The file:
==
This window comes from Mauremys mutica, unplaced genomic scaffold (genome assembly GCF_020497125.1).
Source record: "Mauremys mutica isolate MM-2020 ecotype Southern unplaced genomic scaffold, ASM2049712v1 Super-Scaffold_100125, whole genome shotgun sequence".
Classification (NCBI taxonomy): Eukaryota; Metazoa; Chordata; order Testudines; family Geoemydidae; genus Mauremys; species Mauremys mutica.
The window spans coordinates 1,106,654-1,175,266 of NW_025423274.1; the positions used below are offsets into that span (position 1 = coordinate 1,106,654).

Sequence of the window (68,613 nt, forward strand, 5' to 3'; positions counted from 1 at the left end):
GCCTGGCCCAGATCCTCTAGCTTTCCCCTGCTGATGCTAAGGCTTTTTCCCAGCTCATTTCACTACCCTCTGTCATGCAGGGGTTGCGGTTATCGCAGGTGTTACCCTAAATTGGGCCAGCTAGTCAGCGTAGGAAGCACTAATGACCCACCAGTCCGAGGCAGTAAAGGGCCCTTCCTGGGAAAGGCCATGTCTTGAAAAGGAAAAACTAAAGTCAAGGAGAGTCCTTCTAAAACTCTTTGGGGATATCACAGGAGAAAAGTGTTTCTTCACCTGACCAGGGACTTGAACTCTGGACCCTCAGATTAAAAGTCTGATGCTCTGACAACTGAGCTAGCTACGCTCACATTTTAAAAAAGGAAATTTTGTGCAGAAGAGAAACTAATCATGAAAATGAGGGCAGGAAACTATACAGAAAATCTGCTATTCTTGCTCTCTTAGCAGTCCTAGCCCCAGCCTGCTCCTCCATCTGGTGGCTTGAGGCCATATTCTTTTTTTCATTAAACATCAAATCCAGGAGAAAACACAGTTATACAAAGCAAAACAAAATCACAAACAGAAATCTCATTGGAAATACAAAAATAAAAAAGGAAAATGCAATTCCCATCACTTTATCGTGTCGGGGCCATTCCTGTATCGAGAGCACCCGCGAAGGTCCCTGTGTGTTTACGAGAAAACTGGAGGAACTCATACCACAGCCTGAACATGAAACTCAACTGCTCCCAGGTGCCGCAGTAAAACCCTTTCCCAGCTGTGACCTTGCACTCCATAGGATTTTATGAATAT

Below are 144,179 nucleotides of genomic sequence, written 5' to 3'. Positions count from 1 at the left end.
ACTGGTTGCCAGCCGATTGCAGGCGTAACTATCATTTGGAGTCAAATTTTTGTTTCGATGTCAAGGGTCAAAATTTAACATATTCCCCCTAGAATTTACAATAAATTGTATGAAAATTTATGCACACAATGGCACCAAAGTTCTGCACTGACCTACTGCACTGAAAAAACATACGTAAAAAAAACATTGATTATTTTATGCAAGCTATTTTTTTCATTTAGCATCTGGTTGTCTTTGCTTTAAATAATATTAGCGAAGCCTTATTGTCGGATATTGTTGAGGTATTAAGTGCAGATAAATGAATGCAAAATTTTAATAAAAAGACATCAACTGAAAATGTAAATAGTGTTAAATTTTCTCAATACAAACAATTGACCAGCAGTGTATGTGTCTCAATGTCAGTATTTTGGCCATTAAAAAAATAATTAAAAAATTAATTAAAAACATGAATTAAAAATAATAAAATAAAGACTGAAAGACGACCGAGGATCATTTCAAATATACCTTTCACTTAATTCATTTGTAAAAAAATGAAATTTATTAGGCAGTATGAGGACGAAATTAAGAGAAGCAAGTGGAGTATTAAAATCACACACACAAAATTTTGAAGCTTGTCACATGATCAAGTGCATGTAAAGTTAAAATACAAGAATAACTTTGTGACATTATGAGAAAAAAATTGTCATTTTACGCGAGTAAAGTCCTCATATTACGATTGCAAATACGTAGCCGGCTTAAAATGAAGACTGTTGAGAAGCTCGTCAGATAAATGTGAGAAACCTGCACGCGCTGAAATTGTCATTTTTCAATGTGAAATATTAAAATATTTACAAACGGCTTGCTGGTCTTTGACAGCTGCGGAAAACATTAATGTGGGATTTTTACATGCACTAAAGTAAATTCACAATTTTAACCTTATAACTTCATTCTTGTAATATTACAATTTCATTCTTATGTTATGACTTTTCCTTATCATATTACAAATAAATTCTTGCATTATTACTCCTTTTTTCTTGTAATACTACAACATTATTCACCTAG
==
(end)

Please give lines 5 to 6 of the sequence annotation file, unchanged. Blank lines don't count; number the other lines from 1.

Sequence of the window (68,613 nt, forward strand, 5' to 3'; positions counted from 1 at the left end):
GCCTGGCCCAGATCCTCTAGCTTTCCCCTGCTGATGCTAAGGCTTTTTCCCAGCTCATTTCACTACCCTCTGTCATGCAGGGGTTGCGGTTATCGCAGGTGTTACCCTAAATTGGGCCAGCTAGTCAGCGTAGGAAGCACTAATGACCCACCAGTCCGAGGCAGTAAAGGGCCCTTCCTGGGAAAGGCCATGTCTTGAAAAGGAAAAACTAAAGTCAAGGAGAGTCCTTCTAAAACTCTTTGGGGATATCACAGGAGAAAAGTGTTTCTTCACCTGACCAGGGACTTGAACTCTGGACCCTCAGATTAAAAGTCTGATGCTCTGACAACTGAGCTAGCTACGCTCACATTTTAAAAAAGGAAATTTTGTGCAGAAGAGAAACTAATCATGAAAATGAGGGCAGGAAACTATACAGAAAATCTGCTATTCTTGCTCTCTTAGCAGTCCTAGCCCCAGCCTGCTCCTCCATCTGGTGGCTTGAGGCCATATTCTTTTTTTCATTAAACATCAAATCCAGGAGAAAACACAGTTATACAAAGCAAAACAAAATCACAAACAGAAATCTCATTGGAAATACAAAAATAAAAAAGGAAAATGCAATTCCCATCACTTTATCGTGTCGGGGCCATTCCTGTATCGAGAGCACCCGCGAAGGTCCCTGTGTGTTTACGAGAAAACTGGAGGAACTCATACCACAGCCTGAACATGAAACTCAACTGCTCCCAGGTGCCGCAGTAAAACCCTTTCCCAGCTGTGACCTTGCACTCCATAGGATTTTATGAATAT